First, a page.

Enbridge Inc. has exposed a conflict between U.S. refiners and Canadian producers with its proposal to convert the 3 million b/d oil Mainline into a contract transporter for only a few after 70 years as a common carrier for all.
Of 15 total conversion supporters, 10 are U.S. refiners or their marketing arms, according to a filing opposing the change by the 170-company Explorers and Producers Association of Canada (EPAC) to the Canada Energy Regulator (CER).
Three of the five Canadian firms that support Enbridge’s application to switch 90% of Mainline capacity to years-long pipeline contracts from monthly shipping orders have corporate affiliations with U.S. refineries.
“If approved, it will reduce market optionality for Canadian producers, transfer pricing power to downstream buyers, depress prices for upstream producers and impair the viability of future investment” in the Western Canada Sedimentary Basin (WCSB), EPAC warned.
“At a time when oil and gas producers in the WCSB are struggling with poor commodity prices that have been made worse by the Covid pandemic, a bleak investment outlook and devastating job losses in which chronic lack of pipeline export capacity has played a major role, Enbridge’s application is ill-timed, opportunistic and self-serving,” wrote EPAC.
While small- to medium-sized firms dominate EPAC, corporate heavyweights also oppose the Mainline conversion. Canadian Natural Resources Ltd., Shell Canada Ltd., MEG Energy Corp. and Total E&P Canada Ltd. formed the Canadian Shippers Group (CSG) to fight the Enbridge plan.
If the conversion were to proceed, “There will be negative impacts on netbacks — that is, producers’ realized price per bbl of oil — that will occur when scarce pipeline capacity is concentrated among a small number of large volume shippers,” wrote the CSG.
“The application is the result of an egregious attempt by Enbridge to exert its market power to its own advantage, which would come to the detriment of Canadian-based producers, aggregators and refiners,” the CSG added.
Among the Enbridge supporters, United Refining Co. (URC) described the proposed Mainline conversion as a plus for its plant, service station chain and wholesale fuel terminals in New York, Ohio and Pennsylvania.
“Subscribing to Mainline contracting would not only provide transportation cost certainty, it would…provide long-term, secure access to Canadian crude oil,” URC wrote. “This in turn would serve to underpin the stability, longevity and economic viability of URC’s business.”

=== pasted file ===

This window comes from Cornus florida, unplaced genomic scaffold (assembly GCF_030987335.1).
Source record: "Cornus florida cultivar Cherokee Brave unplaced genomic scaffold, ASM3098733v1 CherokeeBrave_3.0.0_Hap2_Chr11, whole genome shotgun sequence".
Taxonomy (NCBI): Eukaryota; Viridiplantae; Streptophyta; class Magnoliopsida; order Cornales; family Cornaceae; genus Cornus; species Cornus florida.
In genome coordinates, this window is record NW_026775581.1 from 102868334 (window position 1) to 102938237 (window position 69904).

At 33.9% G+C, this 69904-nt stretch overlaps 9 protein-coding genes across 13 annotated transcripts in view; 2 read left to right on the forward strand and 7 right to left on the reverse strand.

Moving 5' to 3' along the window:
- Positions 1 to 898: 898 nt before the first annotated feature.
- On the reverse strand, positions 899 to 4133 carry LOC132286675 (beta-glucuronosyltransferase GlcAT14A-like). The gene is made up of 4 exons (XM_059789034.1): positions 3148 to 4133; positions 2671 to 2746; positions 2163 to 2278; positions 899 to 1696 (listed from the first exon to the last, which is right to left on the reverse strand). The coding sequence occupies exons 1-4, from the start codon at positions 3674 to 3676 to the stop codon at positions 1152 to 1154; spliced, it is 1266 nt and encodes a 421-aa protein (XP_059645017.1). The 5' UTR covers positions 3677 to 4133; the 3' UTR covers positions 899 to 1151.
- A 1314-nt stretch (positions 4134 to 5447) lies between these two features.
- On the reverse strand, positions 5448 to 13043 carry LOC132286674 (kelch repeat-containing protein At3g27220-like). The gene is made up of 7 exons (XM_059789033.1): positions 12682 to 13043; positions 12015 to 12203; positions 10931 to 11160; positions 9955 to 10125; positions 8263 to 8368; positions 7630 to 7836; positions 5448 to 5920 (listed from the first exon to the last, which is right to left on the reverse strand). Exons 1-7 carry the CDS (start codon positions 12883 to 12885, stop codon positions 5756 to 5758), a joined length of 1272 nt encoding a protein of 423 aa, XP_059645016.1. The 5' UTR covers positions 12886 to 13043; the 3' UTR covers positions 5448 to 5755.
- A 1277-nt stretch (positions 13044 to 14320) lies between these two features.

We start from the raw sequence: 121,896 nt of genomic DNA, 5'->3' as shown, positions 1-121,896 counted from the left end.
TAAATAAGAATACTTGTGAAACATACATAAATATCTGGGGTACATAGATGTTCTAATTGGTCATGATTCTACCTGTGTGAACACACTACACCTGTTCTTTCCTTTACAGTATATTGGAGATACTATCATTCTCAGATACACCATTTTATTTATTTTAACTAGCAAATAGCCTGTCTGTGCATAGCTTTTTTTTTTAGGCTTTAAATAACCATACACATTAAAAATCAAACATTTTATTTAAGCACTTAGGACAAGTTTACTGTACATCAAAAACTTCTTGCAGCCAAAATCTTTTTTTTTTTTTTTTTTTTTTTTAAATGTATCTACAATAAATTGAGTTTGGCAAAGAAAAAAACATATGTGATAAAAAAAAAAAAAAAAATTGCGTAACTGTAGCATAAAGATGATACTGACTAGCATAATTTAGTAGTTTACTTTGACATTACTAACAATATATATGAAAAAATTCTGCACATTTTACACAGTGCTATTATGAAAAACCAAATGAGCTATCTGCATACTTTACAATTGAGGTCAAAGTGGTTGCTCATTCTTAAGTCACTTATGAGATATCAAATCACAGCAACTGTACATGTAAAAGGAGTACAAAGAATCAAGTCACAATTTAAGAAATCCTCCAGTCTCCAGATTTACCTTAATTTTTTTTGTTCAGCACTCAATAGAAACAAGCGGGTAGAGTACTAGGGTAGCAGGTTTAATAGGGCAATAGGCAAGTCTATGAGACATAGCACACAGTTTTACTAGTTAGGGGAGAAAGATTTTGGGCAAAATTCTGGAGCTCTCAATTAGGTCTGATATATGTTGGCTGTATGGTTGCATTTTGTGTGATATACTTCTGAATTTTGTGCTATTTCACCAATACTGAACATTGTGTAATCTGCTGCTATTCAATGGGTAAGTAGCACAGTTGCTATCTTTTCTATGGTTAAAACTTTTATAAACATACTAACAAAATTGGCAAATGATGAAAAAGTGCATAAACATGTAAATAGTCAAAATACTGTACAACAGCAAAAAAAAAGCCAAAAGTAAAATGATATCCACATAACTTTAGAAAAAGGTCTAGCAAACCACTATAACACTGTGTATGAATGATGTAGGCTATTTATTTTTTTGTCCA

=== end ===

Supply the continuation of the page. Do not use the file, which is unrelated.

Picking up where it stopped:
Motiva Trading LLC predicted that “firm service would establish greater reliability on the Mainline versus the uncommitted and curtailment-prone system in place today.”
For U.S. buyers of oil delivered by Enbridge as a common carrier, Motiva said “the lack of certainty associated with nonfirm service is a deterrent when it comes to expanding strategic commercial relationships in different geographic regions. Ultimately, firm capacity offers greater predictability that is essential to access production to supply the refinery.”
The Enbridge proposal would be a historic change for the worse for producers, said Roland Priddle, retired chairman of the CER’s predecessor National Energy Board. Priddle discussed it in a report on the oil Mainline’s role in Canadian industry evolution done for the CSG.
“The support that Enbridge has marshaled” for the service conversion application “does not represent the Canadian public interest,” he wrote. “It is biased in favor of U.S. refiners and against Canadian crude oil producing interests.”
A disclosure by an Enbridge expert witness forecast increased Mainline tolls that U.S. oil buyers would subtract from prices for Canadian supplies, Priddle noted. He cited a forecast that the new contract rate would be US$5.40/bbl, 28% more than the traditional cost of service-based shipping charge of US$4.23.
Enbridge attributed its conversion plan to customer demand plus prospects of traffic and revenue losses to emerging rival pipelines that would inflate traditional Mainline cost of service tolls.
Completion of the Trans Mountain and Keystone XL projects as contract services would drain oil off the Mainline and make it seek toll hikes to cover rising expenses per barrel of shrinking delivery volumes, Enbridge said.
The CER has until spring to settle the industry quarrel. Enbridge is seeking approval of its conversion plan in time to complete an open season sale of delivery contracts for 90% of the Mainline’s capacity before the scheduled expiry of its current tariff and toll agreement with shippers on June 30.
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